By Tibian Ahmed and Lindsay Andarakis
As of March 3, the over-the-counter distribution of Naloxone, a drug that reverses heroin overdoses, reached almost 1600 pharmacies in New York State. This distribution was approved in January of 2016.
According to the American Pharmacists Association’s March 3, 2016 report, “New York expands Naloxone program to independent pharmacies,” The Harm Reduction Coalition that gets funds from the state Department of Health, is going to allow the distribution to 750 independent pharmacies outside of New York City, as well as 480 CVS pharmacies and 460 Walgreens and Duane Reade pharmacies.
Naloxone was first available as an injection and now is available as an intranasal spray.
A study provided by Kathryn Kaplan, Media Specialist at the National Institute on Drug Abuse, shows that there was “a 1,170% increase in prescriptions of Naloxone dispensed from retail pharmacies in the U.S. between the fourth quarter of 2013 and the second quarter of 2015.” This suggests that prescribing Naloxone in outpatient environments could accompany community focused Naloxone programs.
According to the National Institute of Drug Abuse’s report, “Overdose Death Rates,” revised in December 2015, over 10,000 people died nationwide from heroin overdoses in 2014.
“I’ve got five outpatient programs on Long Island and we have about 1400 people currently in treatment in our outpatient programs, doing about 15,000 total visits on a monthly basis and of those 1400 people currently in treatment, 35% of them are under the age of 25 and opiate dependency is the primary diagnosis,” Mark Epley, CEO of Seafield Rehabilitation Center in Westhampton Beach said.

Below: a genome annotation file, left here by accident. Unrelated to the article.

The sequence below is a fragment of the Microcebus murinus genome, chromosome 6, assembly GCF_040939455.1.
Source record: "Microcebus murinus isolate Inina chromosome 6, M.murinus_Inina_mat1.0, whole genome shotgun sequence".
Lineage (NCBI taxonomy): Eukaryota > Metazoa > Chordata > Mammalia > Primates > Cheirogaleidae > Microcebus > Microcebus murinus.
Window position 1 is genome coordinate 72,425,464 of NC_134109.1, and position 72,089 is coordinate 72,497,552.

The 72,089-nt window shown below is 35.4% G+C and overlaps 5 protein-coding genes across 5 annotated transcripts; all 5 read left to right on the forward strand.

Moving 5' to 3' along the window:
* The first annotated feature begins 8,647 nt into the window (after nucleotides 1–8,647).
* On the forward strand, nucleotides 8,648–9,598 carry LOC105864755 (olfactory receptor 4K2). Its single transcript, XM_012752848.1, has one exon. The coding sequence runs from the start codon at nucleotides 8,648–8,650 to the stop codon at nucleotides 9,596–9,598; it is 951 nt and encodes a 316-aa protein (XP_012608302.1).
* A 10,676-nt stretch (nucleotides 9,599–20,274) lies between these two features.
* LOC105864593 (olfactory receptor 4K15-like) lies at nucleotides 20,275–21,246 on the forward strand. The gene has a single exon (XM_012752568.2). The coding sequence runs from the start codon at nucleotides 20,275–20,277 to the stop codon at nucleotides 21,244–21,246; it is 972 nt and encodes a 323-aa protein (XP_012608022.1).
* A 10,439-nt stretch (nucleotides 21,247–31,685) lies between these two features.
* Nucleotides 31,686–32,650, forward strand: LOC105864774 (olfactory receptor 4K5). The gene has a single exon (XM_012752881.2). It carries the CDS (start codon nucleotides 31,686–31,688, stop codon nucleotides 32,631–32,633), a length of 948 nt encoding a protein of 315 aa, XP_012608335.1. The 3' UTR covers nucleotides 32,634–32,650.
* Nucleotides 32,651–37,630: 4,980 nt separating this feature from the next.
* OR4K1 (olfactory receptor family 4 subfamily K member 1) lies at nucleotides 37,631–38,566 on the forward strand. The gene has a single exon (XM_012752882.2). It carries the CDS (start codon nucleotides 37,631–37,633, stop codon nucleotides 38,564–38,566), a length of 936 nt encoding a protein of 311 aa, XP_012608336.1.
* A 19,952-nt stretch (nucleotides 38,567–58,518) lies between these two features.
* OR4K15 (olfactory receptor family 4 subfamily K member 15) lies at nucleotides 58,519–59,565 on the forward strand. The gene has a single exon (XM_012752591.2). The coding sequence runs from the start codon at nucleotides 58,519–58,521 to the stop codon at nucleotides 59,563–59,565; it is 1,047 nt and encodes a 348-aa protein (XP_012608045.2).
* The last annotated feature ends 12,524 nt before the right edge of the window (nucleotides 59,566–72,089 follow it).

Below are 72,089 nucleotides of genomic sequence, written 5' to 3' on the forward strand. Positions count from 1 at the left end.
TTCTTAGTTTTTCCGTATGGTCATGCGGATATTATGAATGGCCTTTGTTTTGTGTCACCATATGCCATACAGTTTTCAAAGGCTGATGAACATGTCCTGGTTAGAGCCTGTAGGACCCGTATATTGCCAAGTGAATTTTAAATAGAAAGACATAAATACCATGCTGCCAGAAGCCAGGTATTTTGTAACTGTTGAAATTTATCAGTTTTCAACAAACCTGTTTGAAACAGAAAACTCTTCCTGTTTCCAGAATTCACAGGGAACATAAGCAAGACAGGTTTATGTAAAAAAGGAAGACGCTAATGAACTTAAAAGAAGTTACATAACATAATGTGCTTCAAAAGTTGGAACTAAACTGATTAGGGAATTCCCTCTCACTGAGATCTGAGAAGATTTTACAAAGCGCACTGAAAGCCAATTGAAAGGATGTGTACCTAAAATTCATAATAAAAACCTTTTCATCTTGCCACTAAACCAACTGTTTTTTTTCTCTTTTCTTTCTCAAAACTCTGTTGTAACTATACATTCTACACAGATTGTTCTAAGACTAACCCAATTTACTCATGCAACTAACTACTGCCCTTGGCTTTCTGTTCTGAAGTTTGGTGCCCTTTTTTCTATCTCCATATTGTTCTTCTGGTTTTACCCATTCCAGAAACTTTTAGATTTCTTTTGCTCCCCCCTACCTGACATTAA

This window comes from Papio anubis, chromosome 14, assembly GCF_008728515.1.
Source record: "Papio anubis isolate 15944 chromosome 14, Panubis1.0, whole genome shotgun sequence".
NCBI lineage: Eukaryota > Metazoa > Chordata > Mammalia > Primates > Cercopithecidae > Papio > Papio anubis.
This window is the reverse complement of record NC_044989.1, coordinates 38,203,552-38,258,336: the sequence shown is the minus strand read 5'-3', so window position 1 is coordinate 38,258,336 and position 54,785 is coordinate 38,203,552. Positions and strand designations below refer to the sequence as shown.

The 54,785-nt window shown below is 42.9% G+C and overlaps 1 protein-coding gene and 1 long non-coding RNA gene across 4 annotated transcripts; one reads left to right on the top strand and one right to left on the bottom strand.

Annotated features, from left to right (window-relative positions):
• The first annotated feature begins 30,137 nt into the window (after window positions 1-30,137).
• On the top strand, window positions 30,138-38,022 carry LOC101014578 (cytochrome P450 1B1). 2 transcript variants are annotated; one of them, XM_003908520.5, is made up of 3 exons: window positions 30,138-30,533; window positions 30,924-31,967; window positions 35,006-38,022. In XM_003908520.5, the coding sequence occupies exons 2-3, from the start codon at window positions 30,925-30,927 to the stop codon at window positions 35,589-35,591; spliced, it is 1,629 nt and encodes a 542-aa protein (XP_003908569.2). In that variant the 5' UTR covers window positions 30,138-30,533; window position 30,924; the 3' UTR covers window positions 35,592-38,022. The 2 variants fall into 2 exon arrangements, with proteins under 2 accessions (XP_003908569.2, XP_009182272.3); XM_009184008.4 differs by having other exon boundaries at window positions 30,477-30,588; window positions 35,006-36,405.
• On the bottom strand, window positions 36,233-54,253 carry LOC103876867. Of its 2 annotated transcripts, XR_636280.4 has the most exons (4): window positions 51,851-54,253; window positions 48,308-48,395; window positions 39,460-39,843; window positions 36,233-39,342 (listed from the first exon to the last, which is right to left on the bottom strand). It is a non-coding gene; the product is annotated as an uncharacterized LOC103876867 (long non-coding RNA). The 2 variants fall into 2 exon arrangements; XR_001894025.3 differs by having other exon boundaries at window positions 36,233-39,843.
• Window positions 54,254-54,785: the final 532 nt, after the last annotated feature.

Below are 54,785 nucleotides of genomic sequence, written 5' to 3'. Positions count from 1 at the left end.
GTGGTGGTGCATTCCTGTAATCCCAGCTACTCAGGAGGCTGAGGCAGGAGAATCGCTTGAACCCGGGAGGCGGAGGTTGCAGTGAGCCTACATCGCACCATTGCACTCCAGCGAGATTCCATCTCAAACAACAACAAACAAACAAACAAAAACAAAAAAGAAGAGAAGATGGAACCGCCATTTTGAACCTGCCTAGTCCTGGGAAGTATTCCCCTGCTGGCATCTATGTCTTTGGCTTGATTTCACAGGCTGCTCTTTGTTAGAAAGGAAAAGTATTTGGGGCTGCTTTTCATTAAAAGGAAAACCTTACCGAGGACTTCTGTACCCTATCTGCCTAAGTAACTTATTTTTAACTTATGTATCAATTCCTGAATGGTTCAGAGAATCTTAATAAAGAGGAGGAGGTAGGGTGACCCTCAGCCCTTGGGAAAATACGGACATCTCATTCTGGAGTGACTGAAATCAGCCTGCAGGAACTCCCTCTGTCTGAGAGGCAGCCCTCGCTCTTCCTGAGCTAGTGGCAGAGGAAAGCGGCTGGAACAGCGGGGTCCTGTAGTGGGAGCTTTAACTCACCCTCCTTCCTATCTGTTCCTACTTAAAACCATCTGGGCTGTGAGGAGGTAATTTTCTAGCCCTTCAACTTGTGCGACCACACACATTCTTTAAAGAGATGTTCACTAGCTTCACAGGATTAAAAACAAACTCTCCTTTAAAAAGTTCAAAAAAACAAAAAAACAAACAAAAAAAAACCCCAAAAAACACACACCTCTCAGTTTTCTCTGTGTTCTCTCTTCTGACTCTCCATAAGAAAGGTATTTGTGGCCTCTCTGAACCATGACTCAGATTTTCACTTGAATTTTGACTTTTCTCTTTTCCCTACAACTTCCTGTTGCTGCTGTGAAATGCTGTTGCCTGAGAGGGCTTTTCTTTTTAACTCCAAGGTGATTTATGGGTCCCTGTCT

When asked if the availability of Naloxone would help combat heroin overdoses or make the problem worse, Bazlah Chaudhry, a pharmacist on Long Island, said, “It can go either way. On one hand it’s great, it may save a life due to a potential overdose. On the other hand, people may now become more comfortable trying higher doses, as they know an antidote is readily available in the pharmacy. Statistically speaking it should lower the number of deaths.”
An FDA report released in November 2015, states, “If Naloxone is administered quickly, it can counter the overdose effects, usually within two minutes.”
According to a November 2015 report from the National Institute of Drug Abuse, the FDA-approved intranasal product could reduce the thousands of deaths due to heroin overdoses each year, and “give patients a second chance to enter into long term addiction treatment.”
Joe Westenbrger, a paramedic at the Centereach Fire Department has dealt with heroin addicts and is conflicted between whether it will help or cause a greater problem.
“I think many people you talk to will now believe that Narcan will make addicts feel safe. Believing that they can use, and Narcan will always be there to save them,” said Westenberger.
Westenberger said that currently, there is a lack of access to recovery centers and rehabilitation centers that severely limits the options for those suffering from heroin addiction.
“Addiction is a very touchy subject, especially with heroin since we put so much time and effort into “saving them”…for them just to fall back into the life again,” Westenberger said.